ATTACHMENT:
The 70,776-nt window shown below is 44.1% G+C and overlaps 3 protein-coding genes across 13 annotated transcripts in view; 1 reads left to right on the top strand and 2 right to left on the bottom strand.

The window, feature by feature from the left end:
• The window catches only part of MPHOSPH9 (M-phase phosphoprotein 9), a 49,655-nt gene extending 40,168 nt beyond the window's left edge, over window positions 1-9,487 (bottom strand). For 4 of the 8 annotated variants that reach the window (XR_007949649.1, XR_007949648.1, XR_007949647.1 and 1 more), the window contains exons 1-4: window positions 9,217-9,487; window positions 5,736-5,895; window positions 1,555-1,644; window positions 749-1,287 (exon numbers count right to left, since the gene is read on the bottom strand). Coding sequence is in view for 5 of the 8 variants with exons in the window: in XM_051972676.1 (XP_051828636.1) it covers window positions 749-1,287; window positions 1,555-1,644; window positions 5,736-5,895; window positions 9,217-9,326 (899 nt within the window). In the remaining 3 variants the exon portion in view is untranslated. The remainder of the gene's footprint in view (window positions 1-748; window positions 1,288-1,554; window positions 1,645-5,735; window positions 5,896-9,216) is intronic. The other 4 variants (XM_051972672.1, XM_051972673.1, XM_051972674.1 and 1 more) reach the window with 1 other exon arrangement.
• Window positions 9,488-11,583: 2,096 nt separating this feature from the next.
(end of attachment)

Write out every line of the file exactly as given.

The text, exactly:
The 70,776-nt window shown below is 44.1% G+C and overlaps 3 protein-coding genes across 13 annotated transcripts in view; 1 reads left to right on the top strand and 2 right to left on the bottom strand.

The window, feature by feature from the left end:
• The window catches only part of MPHOSPH9 (M-phase phosphoprotein 9), a 49,655-nt gene extending 40,168 nt beyond the window's left edge, over window positions 1-9,487 (bottom strand). For 4 of the 8 annotated variants that reach the window (XR_007949649.1, XR_007949648.1, XR_007949647.1 and 1 more), the window contains exons 1-4: window positions 9,217-9,487; window positions 5,736-5,895; window positions 1,555-1,644; window positions 749-1,287 (exon numbers count right to left, since the gene is read on the bottom strand). Coding sequence is in view for 5 of the 8 variants with exons in the window: in XM_051972676.1 (XP_051828636.1) it covers window positions 749-1,287; window positions 1,555-1,644; window positions 5,736-5,895; window positions 9,217-9,326 (899 nt within the window). In the remaining 3 variants the exon portion in view is untranslated. The remainder of the gene's footprint in view (window positions 1-748; window positions 1,288-1,554; window positions 1,645-5,735; window positions 5,896-9,216) is intronic. The other 4 variants (XM_051972672.1, XM_051972673.1, XM_051972674.1 and 1 more) reach the window with 1 other exon arrangement.
• Window positions 9,488-11,583: 2,096 nt separating this feature from the next.